Obsessive Top Shortstop Watch: Twins with Multiple Correa Offers, Cubs Won't Set the Market, Phillies Lurking, More

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Obsessive Top Shortstop Watch: Twins with Multiple Correa Offers, Cubs Won’t Set the Market, Phillies Lurking, More

Chicago Cubs

Best Buy should’ve done sales on top shortstops today, dang it. Anyway, some of the latest from the rumor mill about the top free agent shortstops, specifically …

  • Out of Minnesota, the efforts to keep Carlos Correa on the Twins are very real. They may or may not likely their chances, ultimately, but they are trying to get creative:
  • In other words, it’s pretty hard to know what these offers ACTUALLY look like. Recall how the Twins totally gave Correa a nine-figure, three-year deal last offseason … except when the details came out, it was quite clear that it was a one-year deal with a couple highly-unlikely-to-be-exercised player options. Maybe the Twins are making fantastic 6 or 8 or 10-year offers, or maybe they’re once again offering relatively cheap overall deals with enticements like Wolfson mentions.
  • … or maybe that’s just me comforting myself that surely there’s no way the Cubs would be *out-bid* by the Twins on Correa. Right? RIGHT?!
  • Jon Heyman says the Twins are “expected to go hard” to keep Correa, but adds that there are seven other teams involved. Fair to presume the Cubs are one of those seven teams, but also fair to guess that the Cubs aren’t going to be the first to jump to the top of the market. As we recently discussed, even in a world where Correa gets only seven or eight years, there are reasons to be dubious that the Cubs will go that long (regardless of whether they should).

The Cubs engaged in extensive talks with Carlos Correa’s agent prior to the lockout last winter, but Correa subsequently changed representation. With Boras now running the show, the Cubs will have to be both patient and aggressive to meet those demands for a megadeal.

What is clear is that Hoyer understands just how valuable it can be to have elite defense up the middle ….

Adding star power — whether it’s Correa or Trea Turner or to a certain extent Xander Bogaerts or Dansby Swanson — is a must to turn this team into a contender. Adding another shortstop helps the Cubs with their depth. It helps their pitching. It helps them become a more dynamic and resilient team. There are four options and each one comes with individual strengths and weaknesses. The Cubs probably won’t be stepping up to set the market on any of them. But if Hoyer’s baseball operations group can land one of those shortstops while building up the pitching staff, it will go a long way in trying to make the team relevant next year.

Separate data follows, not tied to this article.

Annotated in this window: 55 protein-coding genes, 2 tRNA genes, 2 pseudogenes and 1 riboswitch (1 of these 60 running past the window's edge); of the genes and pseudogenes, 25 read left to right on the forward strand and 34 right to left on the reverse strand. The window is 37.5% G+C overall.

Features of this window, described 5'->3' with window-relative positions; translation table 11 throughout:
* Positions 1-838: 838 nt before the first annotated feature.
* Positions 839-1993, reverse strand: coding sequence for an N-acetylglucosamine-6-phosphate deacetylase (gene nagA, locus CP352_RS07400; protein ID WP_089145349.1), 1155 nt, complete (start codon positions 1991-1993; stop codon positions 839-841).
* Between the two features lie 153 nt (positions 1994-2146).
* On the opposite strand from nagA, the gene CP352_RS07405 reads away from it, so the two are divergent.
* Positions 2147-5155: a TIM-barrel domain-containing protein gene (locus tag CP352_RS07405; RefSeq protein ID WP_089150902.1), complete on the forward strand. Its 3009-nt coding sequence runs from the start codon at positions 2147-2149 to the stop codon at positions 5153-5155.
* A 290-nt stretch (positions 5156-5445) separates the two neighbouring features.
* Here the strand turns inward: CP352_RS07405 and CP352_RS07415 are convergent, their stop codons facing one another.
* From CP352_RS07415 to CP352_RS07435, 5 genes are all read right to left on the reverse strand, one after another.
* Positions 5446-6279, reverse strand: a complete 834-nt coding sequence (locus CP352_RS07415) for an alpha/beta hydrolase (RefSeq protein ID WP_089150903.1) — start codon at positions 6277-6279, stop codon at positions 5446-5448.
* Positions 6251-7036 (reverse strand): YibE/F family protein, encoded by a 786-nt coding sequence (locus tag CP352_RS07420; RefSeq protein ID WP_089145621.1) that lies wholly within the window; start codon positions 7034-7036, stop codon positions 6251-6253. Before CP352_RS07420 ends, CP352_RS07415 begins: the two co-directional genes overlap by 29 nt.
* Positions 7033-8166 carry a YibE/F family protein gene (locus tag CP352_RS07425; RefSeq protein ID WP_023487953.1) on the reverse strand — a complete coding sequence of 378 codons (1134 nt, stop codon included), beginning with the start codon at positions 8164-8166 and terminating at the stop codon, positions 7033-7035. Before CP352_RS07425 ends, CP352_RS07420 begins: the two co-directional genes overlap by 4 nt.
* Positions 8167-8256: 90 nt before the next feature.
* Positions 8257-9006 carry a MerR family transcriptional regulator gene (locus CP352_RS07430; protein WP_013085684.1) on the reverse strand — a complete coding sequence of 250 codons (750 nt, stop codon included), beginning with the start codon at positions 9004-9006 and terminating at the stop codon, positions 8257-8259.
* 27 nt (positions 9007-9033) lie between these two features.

• That, to me, reads like the prevailing sense out there (which, in my opinion, has looked the same since Jed Hoyer’s end-of-season presser): the Cubs REALLY DO want one of these shortstops. It is not just eyewash. But, here in November, they aren’t about to signal to ANYONE that they’re going to go to the top of the market.
  • Does that mean the Cubs wouldn’t tack on an extra year or a few extra million in AAV if push came to shove and that’s what would get the deal done at the zero hour? I’m not saying that. I’m just saying they are going to try to preserve every bit of leverage they have for as long as they have it, on the small chance that they COULD get their preferred target on their preferred terms. Why give that hope up until you absolutely have to? It does the Cubs zero good to let it leak out now that they are willing to go to seven or eight or nine years …
  • Other shortstop bits from Heyman: the Red Sox may not be close on a deal with Xander Bogaerts, the Phillies still make sense for Trea Turner (or perhaps Bogaerts), and the Padres are a surprise entrant on the shortstop market, with a specific mention for Bogaerts.
  • Nick Groke and Matt Gelb write about the Phillies as big fish in the shortstop market, and it certainly sounds like they are very legitimately going to be in pursuit, regardless of how high it pushes them over the luxury tax.

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Author: Brett Taylor

Brett Taylor is the Editor and Lead Cubs Writer at Bleacher Nation, and you can find him on Twitter at @BleacherNation and @Brett_A_Taylor.